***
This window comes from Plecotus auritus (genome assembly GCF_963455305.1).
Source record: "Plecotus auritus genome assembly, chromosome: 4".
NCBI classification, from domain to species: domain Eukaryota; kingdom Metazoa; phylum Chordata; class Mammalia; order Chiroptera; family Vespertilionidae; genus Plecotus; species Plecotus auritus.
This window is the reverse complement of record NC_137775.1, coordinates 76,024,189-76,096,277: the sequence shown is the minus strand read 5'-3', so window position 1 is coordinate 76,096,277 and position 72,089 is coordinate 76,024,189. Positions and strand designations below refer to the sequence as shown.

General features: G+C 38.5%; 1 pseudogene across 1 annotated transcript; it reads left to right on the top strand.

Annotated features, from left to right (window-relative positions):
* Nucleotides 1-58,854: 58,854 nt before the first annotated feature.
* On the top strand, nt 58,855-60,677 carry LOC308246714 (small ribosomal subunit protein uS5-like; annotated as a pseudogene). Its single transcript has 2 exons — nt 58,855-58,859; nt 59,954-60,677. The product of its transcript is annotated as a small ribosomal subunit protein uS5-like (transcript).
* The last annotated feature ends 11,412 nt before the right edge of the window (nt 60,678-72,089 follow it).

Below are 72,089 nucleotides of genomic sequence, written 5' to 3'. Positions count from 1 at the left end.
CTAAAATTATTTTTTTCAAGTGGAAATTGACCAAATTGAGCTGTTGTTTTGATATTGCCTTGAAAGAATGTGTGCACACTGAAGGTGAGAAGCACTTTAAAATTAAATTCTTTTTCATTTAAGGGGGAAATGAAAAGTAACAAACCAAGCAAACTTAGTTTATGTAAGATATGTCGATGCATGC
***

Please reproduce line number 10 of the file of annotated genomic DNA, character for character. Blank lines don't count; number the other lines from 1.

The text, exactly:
Below are 72,089 nucleotides of genomic sequence, written 5' to 3'. Positions count from 1 at the left end.